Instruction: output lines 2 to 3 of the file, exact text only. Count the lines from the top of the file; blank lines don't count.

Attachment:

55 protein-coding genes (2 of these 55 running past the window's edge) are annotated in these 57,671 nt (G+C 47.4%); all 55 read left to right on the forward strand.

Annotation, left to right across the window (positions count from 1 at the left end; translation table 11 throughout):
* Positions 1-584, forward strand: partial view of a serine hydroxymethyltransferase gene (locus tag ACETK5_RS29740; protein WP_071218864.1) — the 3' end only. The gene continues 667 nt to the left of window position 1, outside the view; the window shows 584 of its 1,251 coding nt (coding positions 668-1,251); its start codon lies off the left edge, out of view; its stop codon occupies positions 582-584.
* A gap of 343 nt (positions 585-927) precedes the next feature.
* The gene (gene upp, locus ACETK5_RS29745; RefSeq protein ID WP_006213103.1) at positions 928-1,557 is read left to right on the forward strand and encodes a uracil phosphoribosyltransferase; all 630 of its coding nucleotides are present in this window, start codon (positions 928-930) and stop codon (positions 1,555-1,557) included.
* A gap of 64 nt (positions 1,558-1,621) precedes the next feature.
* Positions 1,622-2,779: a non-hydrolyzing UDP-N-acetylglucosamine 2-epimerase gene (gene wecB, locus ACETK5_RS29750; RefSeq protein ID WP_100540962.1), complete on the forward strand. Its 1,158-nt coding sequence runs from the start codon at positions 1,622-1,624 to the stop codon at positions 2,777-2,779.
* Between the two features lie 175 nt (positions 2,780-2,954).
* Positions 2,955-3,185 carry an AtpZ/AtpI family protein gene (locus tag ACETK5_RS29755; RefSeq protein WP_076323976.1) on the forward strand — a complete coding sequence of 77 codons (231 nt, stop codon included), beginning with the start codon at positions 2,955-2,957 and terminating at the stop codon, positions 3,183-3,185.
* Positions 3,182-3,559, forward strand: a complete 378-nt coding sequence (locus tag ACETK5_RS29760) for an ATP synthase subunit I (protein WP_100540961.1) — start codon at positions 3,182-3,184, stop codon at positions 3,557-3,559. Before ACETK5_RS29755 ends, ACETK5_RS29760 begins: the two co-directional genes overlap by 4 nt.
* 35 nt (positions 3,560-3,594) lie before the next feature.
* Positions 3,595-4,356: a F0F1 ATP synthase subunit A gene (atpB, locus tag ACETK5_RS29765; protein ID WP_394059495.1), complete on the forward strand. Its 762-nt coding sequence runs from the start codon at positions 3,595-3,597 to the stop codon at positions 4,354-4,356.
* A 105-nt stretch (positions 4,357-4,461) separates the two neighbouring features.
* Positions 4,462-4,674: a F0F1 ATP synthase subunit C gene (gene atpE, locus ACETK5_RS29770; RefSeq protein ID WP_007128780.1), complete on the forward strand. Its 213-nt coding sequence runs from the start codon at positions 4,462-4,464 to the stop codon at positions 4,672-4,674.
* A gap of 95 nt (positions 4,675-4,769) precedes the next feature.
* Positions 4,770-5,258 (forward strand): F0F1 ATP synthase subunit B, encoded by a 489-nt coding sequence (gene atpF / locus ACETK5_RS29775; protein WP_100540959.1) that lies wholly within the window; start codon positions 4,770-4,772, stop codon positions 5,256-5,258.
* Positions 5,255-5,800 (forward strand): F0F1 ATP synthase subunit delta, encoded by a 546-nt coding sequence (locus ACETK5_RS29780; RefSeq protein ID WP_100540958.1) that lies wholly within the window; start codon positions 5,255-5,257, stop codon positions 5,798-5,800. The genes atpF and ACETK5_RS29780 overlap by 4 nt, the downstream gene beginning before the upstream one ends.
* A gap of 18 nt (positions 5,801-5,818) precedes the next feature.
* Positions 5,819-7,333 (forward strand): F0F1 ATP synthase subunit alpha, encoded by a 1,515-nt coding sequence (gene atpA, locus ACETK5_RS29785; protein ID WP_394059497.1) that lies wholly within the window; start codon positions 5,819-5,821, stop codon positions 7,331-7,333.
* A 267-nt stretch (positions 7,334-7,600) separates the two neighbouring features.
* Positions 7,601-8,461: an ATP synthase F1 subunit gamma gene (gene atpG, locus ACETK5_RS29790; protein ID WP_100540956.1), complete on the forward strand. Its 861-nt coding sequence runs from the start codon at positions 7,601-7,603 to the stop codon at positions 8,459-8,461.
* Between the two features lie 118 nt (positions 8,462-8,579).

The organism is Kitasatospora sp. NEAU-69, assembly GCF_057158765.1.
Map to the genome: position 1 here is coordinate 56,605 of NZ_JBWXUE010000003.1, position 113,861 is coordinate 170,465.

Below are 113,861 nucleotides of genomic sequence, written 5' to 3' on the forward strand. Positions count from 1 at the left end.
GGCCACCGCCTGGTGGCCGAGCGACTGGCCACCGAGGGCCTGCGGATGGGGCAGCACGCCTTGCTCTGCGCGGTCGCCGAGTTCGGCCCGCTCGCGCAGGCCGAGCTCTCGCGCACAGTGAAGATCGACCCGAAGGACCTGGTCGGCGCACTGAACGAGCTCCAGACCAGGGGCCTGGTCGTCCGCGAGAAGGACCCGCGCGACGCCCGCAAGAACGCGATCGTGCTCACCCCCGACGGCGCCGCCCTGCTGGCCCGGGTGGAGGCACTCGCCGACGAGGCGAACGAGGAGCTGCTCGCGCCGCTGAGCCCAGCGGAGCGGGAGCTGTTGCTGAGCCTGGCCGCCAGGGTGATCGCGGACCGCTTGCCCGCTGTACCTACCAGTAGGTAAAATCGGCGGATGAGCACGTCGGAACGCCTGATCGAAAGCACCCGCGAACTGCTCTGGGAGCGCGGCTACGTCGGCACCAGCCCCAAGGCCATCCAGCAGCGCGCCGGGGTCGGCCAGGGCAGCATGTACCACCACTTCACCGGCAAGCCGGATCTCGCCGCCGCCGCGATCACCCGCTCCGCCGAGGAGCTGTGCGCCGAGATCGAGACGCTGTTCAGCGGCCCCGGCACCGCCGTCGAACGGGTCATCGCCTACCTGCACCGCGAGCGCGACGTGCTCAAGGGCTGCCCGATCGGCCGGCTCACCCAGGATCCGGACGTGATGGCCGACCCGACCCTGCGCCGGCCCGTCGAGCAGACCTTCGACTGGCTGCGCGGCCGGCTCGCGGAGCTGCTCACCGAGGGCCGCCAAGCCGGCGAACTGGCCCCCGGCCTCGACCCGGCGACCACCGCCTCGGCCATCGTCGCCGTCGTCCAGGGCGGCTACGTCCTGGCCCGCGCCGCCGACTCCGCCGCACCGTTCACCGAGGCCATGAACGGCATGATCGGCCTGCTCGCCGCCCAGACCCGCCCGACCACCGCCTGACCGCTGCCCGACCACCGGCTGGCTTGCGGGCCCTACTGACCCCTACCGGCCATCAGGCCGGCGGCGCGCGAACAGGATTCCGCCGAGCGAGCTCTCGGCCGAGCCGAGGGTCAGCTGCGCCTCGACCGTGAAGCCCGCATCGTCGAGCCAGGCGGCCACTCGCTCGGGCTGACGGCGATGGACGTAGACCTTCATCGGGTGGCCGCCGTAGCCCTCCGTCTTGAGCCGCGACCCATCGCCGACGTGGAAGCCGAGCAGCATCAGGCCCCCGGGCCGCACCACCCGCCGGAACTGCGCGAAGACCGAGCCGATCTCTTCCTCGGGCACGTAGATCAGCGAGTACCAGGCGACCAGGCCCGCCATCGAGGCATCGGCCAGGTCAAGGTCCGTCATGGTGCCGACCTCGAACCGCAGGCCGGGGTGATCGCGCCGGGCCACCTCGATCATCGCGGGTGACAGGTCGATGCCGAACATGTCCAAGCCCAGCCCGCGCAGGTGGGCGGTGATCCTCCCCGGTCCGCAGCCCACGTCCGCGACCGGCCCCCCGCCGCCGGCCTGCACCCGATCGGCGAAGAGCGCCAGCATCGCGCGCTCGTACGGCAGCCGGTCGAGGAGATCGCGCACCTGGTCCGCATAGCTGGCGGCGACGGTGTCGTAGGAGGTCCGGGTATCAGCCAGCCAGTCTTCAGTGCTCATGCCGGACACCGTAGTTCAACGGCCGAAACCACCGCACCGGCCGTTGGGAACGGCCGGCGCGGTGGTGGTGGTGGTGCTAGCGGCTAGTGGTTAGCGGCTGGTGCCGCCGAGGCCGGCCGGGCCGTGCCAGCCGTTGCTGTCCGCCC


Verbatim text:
Annotation, left to right across the window (positions count from 1 at the left end; translation table 11 throughout):
* Positions 1-584, forward strand: partial view of a serine hydroxymethyltransferase gene (locus tag ACETK5_RS29740; protein WP_071218864.1) — the 3' end only. The gene continues 667 nt to the left of window position 1, outside the view; the window shows 584 of its 1,251 coding nt (coding positions 668-1,251); its start codon lies off the left edge, out of view; its stop codon occupies positions 582-584.